Over forty years ago, Joan Bodger, her husband, and two children went to Britain on a very special family quest. They were seeking the world that they knew and loved through children's books. In Winnie-the-Pooh Country, Mrs. Milne showed them the way to "that enchanted place on the top of the Forest [where] a little boy and his Bear will always be playing." In Edinburgh they stood outside Robert Louis Stevenson's childhood home, tilting their heads to talk to a lamplighter who was doing his job. In the Lake District they visited Jemima Puddle-Duck's farm, and Joan sought out crusty Arthur Ransome to talk to him about Swallows and Amazons. They spent several days "messing about in boats" on the River Thames, looking for Toad Hall and other places described by Kenneth Grahame in The Wind in the Willows. Mud and flood kept them from attaining the slopes of Pook's Hill (on Rudyard Kipling's farm), but they scaled the heights of Tintagel. As in all good fairy tales, there were unanswered questions. Did they really find Camelot? Robin Hood, as always, remains elusive.
One thing is certain. Joan Bodger brings alive again the magic of the stories we love to remember. She persuades us that, like Emily Dickinson, even if we "have never seen a moor," we can imagine "how the heather looks."
First published in 1965 by Viking in New York, How the Heather Looks has become a prized favorite among knowledgeable lovers of children's literature. Precious, well-thumbed copies have been lent out with caution and reluctance, while new admirers have gone searching in vain for copies to buy second-hand. This handsome reprint, with a new Afterword by Joan Bodger, makes a unique and delightful classic available once more.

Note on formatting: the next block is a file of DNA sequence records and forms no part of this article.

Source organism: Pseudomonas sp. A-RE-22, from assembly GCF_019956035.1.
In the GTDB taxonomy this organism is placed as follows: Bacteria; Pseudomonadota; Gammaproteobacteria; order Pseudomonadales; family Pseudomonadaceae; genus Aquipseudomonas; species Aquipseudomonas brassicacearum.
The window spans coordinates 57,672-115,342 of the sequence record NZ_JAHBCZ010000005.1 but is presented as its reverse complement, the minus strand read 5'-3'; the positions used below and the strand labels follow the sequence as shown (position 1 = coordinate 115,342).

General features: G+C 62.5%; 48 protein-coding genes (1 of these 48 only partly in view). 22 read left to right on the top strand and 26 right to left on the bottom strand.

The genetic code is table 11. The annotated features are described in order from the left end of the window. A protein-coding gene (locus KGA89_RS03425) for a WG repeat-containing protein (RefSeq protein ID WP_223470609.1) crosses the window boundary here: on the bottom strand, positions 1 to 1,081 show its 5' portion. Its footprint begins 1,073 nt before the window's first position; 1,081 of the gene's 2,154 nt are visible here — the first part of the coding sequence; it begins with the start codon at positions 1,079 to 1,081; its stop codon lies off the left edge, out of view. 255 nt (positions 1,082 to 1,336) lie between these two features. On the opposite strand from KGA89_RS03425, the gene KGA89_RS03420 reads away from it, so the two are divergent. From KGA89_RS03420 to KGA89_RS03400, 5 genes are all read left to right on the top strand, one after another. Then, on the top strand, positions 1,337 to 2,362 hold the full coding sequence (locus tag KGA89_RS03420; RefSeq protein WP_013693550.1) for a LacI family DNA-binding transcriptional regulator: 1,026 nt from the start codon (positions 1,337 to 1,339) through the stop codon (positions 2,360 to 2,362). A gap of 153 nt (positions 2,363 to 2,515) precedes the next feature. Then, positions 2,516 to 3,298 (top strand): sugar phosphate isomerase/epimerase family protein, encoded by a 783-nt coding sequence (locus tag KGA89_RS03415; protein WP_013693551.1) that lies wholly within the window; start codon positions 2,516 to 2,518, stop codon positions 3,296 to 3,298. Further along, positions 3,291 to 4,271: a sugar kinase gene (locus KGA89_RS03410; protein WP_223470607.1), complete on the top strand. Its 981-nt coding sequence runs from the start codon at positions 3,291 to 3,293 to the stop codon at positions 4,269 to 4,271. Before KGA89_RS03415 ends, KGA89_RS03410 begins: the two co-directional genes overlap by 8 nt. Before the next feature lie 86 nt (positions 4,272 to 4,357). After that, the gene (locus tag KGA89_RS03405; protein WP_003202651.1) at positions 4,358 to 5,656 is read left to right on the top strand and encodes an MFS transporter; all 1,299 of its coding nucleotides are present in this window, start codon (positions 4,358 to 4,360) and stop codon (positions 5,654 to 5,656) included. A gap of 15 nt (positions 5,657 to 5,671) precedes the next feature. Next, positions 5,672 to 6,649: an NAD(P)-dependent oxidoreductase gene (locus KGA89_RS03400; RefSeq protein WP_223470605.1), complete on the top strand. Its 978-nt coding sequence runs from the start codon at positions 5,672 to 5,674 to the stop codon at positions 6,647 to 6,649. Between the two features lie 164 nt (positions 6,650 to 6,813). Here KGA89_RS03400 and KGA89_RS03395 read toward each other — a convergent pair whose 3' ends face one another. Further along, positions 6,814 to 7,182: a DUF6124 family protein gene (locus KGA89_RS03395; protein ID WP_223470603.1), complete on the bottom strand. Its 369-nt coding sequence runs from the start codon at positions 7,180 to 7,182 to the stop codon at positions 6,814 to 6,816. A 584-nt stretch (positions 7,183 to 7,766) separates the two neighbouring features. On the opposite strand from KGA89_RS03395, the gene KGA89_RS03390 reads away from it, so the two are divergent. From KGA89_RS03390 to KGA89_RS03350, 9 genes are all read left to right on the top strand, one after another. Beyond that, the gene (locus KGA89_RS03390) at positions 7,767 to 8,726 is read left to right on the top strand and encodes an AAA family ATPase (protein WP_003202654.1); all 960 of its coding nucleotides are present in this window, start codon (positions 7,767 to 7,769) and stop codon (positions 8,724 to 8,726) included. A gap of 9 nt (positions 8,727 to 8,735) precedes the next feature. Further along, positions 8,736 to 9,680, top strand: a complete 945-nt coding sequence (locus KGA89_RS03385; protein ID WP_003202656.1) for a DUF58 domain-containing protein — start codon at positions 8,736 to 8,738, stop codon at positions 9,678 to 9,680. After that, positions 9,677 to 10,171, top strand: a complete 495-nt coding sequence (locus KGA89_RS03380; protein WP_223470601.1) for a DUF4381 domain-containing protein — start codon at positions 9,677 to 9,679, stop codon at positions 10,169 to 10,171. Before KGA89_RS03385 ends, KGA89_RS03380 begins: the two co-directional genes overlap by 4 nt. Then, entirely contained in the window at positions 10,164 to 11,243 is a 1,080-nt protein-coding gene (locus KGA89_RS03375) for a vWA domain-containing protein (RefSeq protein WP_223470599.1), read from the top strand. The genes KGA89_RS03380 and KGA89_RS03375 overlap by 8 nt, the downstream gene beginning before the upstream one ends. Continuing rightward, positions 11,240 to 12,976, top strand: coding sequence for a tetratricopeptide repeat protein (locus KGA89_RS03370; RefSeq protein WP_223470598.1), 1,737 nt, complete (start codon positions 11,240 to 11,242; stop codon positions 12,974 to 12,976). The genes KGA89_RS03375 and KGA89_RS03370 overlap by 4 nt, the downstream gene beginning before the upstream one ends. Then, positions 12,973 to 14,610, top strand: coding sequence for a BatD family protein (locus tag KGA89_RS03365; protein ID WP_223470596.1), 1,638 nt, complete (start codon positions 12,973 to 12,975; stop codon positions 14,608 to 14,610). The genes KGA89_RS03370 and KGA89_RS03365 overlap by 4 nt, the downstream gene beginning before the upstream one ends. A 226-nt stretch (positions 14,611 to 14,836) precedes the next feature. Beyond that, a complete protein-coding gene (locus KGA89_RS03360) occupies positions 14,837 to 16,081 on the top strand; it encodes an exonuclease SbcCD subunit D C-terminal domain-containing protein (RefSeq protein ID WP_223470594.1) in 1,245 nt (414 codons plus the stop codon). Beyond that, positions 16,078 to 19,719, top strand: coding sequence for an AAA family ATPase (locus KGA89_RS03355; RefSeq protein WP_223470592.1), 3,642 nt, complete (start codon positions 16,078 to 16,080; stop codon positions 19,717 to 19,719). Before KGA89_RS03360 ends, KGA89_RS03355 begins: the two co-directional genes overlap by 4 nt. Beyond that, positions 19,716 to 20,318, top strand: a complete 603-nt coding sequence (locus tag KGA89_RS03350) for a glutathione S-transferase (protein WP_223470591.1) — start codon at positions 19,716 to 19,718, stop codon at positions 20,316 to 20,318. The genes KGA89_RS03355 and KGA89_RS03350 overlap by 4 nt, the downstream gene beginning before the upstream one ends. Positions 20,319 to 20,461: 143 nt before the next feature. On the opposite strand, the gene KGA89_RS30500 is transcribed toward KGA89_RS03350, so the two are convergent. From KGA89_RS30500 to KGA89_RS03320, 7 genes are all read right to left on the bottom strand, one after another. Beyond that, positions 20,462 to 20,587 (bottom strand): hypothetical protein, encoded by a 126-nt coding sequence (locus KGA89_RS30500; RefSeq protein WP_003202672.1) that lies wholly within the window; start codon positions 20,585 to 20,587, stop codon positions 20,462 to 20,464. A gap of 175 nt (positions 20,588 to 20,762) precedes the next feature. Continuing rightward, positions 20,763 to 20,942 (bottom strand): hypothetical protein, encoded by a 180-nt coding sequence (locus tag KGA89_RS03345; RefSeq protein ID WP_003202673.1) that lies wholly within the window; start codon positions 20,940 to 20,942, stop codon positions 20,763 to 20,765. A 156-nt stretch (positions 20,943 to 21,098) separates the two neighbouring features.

From the Hardcover edition.
Joan Bodger became a professional storyteller in 1948, when she took a course in storytelling at Columbia University. She has told stories and given workshops throughout North America, Britain, Australia, and Japan, and was a co-founder of the Toronto Storytellers School. For many years she led an annual tour, "A Winter's Journey to King Arthur's Britain." Joan Bodger was also a Gestalt therapist who used folk-tale archetypes as tools of her trade. In 1982, the Chaplain's Corps hired her to use stories as therapy with U.S. Marines. (She had been a U.S. Army staff-sergeant during World War II.) In 1986 she conducted workshops for psychiatrists and businessmen in Tokyo.
Joan was director of the first Head Start Program in New York State. Her later work, as director of a therapeutic nursery school in an orphanage for New York City children, was described in a book by Harvard psychiatrist Robert Coles. In 1968, hired as Director of Children's Services, State Library of Missouri, she was fired within a few months as a "Communist pornographer" in a cause c l bre. Her name was cleared by the American Library Association's Office of Intellectual Freedom. In the 1980s, she directed a project, funded by the Children's Aid Foundation of Ontario, in which she taught abusive mothers to use nursery rhymes as an alternative to violence.
From 1958 to 1970, Joan reviewed children's books for the New York Times Book Review. She has taught as an editor at Random House-Pantheon-Knopf. Twice she has been nominated for a Canadian National Magazine Award.
How the Heather Looks, released in a new edition by McClelland & Stewart and Tundra Books, was first published by Viking Press (New York, 1965). Joan Bodger's autobiography, The Crack in the Teacup was released in 2000. Joan Bodger also wrote for children: Melinda's Ball (Oxford Canada, 1982); Clever-Lazy (reissued by Tundra in 1997); and The Forest Family (Tundra, 1999).
Joan Bodger passed away in 2002.